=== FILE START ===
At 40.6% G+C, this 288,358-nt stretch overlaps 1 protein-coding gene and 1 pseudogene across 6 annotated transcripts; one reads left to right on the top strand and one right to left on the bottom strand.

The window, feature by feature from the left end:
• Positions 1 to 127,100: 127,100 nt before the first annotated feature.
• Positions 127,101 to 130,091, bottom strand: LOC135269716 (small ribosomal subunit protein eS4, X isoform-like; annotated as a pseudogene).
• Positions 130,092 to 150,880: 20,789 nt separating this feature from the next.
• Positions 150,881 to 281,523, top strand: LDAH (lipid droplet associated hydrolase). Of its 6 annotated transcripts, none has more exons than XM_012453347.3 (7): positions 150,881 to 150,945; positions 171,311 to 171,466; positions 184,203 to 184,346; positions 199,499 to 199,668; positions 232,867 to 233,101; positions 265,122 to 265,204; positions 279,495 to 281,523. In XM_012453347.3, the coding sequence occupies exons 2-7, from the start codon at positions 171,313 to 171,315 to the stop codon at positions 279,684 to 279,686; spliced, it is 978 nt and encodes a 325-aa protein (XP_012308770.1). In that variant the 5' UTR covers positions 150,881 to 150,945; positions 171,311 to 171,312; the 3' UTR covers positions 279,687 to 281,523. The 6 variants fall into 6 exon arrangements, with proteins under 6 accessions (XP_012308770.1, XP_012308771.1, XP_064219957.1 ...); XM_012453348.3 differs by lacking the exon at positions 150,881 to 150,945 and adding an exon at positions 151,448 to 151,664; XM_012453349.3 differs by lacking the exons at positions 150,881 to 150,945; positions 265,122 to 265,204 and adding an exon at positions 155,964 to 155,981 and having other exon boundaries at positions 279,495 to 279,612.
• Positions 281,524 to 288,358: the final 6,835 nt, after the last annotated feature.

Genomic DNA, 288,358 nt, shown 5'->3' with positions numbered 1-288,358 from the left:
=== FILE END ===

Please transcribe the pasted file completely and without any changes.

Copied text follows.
At 40.6% G+C, this 288,358-nt stretch overlaps 1 protein-coding gene and 1 pseudogene across 6 annotated transcripts; one reads left to right on the top strand and one right to left on the bottom strand.

The window, feature by feature from the left end:
• Positions 1 to 127,100: 127,100 nt before the first annotated feature.
• Positions 127,101 to 130,091, bottom strand: LOC135269716 (small ribosomal subunit protein eS4, X isoform-like; annotated as a pseudogene).
• Positions 130,092 to 150,880: 20,789 nt separating this feature from the next.
• Positions 150,881 to 281,523, top strand: LDAH (lipid droplet associated hydrolase). Of its 6 annotated transcripts, none has more exons than XM_012453347.3 (7): positions 150,881 to 150,945; positions 171,311 to 171,466; positions 184,203 to 184,346; positions 199,499 to 199,668; positions 232,867 to 233,101; positions 265,122 to 265,204; positions 279,495 to 281,523. In XM_012453347.3, the coding sequence occupies exons 2-7, from the start codon at positions 171,313 to 171,315 to the stop codon at positions 279,684 to 279,686; spliced, it is 978 nt and encodes a 325-aa protein (XP_012308770.1). In that variant the 5' UTR covers positions 150,881 to 150,945; positions 171,311 to 171,312; the 3' UTR covers positions 279,687 to 281,523. The 6 variants fall into 6 exon arrangements, with proteins under 6 accessions (XP_012308770.1, XP_012308771.1, XP_064219957.1 ...); XM_012453348.3 differs by lacking the exon at positions 150,881 to 150,945 and adding an exon at positions 151,448 to 151,664; XM_012453349.3 differs by lacking the exons at positions 150,881 to 150,945; positions 265,122 to 265,204 and adding an exon at positions 155,964 to 155,981 and having other exon boundaries at positions 279,495 to 279,612.
• Positions 281,524 to 288,358: the final 6,835 nt, after the last annotated feature.

Genomic DNA, 288,358 nt, shown 5'->3' with positions numbered 1-288,358 from the left: